The Harms of a Car-Centric World

While most of the world’s population doesn’t drive, cars have an outsized negative impact on public health, the environment, and land use.

1 minute read

March 7, 2024, 10:00 AM PST

By Diana Ionescu @aworkoffiction

Overhead view of multilane elevated highway with multiple levels.

D. Kvasnetskyy / Adobe Stock

A wide-ranging new analysis of “automobility” reveals the many ways that car-dependent design harms people and neighborhoods, writes Kea Wilson in Streetsblog USA. “Just taking into account car crashes and fatalities linked directly to car-related air pollution and lead exposure, automobility kills at least 1.67 million people around the world every year — a total of 60 to 80 million since the advent of the automobile.”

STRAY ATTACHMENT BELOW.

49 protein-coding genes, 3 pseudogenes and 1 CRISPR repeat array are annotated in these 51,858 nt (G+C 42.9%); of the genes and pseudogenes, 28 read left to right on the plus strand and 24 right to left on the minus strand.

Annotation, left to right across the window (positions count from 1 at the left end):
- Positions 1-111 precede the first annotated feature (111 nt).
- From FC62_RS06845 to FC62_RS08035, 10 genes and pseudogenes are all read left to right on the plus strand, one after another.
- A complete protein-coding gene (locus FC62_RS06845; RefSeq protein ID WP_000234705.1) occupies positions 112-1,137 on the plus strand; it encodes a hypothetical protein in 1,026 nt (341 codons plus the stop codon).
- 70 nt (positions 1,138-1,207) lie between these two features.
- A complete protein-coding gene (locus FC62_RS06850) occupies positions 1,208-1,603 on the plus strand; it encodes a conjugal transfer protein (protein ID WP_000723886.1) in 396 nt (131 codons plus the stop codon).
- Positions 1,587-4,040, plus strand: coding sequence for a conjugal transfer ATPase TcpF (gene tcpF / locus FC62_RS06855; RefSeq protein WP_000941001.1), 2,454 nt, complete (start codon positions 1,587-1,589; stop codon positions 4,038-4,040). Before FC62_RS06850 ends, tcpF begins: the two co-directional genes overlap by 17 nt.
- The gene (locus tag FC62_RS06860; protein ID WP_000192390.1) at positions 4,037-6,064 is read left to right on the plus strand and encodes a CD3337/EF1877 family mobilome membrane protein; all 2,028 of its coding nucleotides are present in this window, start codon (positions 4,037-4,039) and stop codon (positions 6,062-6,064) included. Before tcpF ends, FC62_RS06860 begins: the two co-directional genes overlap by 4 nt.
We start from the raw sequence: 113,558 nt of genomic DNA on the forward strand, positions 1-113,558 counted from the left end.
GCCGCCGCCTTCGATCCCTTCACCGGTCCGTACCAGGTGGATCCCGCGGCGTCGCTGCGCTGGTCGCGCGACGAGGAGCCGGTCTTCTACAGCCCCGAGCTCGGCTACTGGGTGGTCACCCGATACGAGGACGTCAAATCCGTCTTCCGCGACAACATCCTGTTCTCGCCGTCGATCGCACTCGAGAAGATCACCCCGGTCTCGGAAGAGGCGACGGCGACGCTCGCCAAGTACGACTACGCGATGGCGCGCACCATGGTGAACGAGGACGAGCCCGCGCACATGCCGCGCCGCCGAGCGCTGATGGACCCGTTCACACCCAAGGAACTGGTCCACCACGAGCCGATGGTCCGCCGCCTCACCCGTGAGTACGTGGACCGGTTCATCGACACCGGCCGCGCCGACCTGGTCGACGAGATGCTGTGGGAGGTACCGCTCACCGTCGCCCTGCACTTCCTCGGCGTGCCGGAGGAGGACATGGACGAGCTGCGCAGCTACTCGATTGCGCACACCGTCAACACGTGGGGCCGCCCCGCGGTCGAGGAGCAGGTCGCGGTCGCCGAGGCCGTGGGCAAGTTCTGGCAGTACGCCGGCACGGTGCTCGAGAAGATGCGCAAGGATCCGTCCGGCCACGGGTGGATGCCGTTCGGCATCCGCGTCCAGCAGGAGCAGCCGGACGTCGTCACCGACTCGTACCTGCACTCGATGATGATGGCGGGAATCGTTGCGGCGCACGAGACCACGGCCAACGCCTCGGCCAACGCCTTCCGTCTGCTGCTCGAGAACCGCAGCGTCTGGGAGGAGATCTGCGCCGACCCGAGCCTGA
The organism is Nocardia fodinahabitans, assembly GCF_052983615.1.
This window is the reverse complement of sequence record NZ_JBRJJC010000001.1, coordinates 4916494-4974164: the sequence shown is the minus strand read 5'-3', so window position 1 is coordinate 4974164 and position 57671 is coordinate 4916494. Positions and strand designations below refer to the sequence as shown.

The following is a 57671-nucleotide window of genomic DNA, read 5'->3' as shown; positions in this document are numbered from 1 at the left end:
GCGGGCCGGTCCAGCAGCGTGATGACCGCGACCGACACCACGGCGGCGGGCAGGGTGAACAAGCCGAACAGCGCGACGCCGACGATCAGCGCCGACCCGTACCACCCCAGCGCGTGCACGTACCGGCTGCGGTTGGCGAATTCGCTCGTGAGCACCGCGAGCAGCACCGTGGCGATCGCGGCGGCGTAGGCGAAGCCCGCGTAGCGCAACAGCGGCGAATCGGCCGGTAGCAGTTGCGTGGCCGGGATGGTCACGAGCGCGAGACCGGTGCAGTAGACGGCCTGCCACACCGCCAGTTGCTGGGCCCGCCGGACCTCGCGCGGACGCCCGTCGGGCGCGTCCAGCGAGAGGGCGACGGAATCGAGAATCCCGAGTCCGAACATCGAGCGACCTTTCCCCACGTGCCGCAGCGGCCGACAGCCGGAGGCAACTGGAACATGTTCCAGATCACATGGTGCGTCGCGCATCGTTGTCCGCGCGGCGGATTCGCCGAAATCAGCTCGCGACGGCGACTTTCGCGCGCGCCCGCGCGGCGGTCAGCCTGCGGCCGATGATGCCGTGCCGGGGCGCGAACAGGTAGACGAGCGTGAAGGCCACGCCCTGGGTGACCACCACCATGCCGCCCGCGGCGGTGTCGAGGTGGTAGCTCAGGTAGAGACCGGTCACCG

Beyond road deaths, the analysis shows how cars also contribute to pollution, worsening health, inefficient land use, and more. The analysis seeks to move away from a cost-benefit analysis that puts a price on human lives and environmental health and evaluates the broader harms that a car-centric culture causes. “From car crashes to pollution, virtually every item on this list disproportionately impacts socially and racially marginalized people — not least people who don’t drive, which the study authors point out constitutes ‘most people on the planet.’”

Tuesday, March 5, 2024 in Streetsblog USA

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